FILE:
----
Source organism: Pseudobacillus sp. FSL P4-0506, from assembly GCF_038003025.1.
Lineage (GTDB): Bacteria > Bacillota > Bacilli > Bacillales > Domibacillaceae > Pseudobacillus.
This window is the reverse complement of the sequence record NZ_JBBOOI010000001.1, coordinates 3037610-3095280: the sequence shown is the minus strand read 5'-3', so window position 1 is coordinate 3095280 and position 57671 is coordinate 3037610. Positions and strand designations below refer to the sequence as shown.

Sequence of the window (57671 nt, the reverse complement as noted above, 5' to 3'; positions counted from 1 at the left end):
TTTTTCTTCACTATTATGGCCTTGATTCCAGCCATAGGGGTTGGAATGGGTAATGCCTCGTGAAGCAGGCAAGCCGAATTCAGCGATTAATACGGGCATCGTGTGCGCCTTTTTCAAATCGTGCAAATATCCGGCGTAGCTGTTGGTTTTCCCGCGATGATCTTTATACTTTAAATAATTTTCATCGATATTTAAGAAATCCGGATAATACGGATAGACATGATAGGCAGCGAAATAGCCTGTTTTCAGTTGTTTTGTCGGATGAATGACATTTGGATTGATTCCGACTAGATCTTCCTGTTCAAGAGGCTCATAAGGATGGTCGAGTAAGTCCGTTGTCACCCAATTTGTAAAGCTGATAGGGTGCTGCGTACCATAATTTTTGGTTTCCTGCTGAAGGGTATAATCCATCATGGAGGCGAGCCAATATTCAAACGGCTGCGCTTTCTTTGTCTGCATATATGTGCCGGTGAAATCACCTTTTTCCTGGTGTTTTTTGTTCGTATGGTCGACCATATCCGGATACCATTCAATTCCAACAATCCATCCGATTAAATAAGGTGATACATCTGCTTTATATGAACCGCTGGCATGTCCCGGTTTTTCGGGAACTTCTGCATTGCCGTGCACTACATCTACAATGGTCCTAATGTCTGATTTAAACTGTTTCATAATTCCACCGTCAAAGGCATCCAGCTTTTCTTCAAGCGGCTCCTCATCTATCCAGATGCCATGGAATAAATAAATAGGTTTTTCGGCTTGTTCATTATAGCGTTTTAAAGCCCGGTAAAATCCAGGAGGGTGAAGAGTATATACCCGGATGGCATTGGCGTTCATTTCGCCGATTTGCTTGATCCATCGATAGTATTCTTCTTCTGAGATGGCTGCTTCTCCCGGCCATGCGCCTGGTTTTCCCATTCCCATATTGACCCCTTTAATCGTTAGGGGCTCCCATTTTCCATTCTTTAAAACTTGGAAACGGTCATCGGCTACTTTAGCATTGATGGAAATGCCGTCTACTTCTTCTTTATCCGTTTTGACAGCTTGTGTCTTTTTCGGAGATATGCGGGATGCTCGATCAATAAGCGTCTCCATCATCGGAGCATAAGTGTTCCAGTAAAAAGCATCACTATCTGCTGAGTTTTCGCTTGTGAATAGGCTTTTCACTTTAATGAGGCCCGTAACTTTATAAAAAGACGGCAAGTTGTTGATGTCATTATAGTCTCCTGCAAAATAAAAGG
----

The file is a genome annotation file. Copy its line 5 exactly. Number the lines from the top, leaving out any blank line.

TTTTTCTTCACTATTATGGCCTTGATTCCAGCCATAGGGGTTGGAATGGGTAATGCCTCGTGAAGCAGGCAAGCCGAATTCAGCGATTAATACGGGCATCGTGTGCGCCTTTTTCAAATCGTGCAAATATCCGGCGTAGCTGTTGGTTTTCCCGCGATGATCTTTATACTTTAAATAATTTTCATCGATATTTAAGAAATCCGGATAATACGGATAGACATGATAGGCAGCGAAATAGCCTGTTTTCAGTTGTTTTGTCGGATGAATGACATTTGGATTGATTCCGACTAGATCTTCCTGTTCAAGAGGCTCATAAGGATGGTCGAGTAAGTCCGTTGTCACCCAATTTGTAAAGCTGATAGGGTGCTGCGTACCATAATTTTTGGTTTCCTGCTGAAGGGTATAATCCATCATGGAGGCGAGCCAATATTCAAACGGCTGCGCTTTCTTTGTCTGCATATATGTGCCGGTGAAATCACCTTTTTCCTGGTGTTTTTTGTTCGTATGGTCGACCATATCCGGATACCATTCAATTCCAACAATCCATCCGATTAAATAAGGTGATACATCTGCTTTATATGAACCGCTGGCATGTCCCGGTTTTTCGGGAACTTCTGCATTGCCGTGCACTACATCTACAATGGTCCTAATGTCTGATTTAAACTGTTTCATAATTCCACCGTCAAAGGCATCCAGCTTTTCTTCAAGCGGCTCCTCATCTATCCAGATGCCATGGAATAAATAAATAGGTTTTTCGGCTTGTTCATTATAGCGTTTTAAAGCCCGGTAAAATCCAGGAGGGTGAAGAGTATATACCCGGATGGCATTGGCGTTCATTTCGCCGATTTGCTTGATCCATCGATAGTATTCTTCTTCTGAGATGGCTGCTTCTCCCGGCCATGCGCCTGGTTTTCCCATTCCCATATTGACCCCTTTAATCGTTAGGGGCTCCCATTTTCCATTCTTTAAAACTTGGAAACGGTCATCGGCTACTTTAGCATTGATGGAAATGCCGTCTACTTCTTCTTTATCCGTTTTGACAGCTTGTGTCTTTTTCGGAGATATGCGGGATGCTCGATCAATAAGCGTCTCCATCATCGGAGCATAAGTGTTCCAGTAAAAAGCATCACTATCTGCTGAGTTTTCGCTTGTGAATAGGCTTTTCACTTTAATGAGGCCCGTAACTTTATAAAAAGACGGCAAGTTGTTGATGTCATTATAGTCTCCTGCAAAATAAAAGG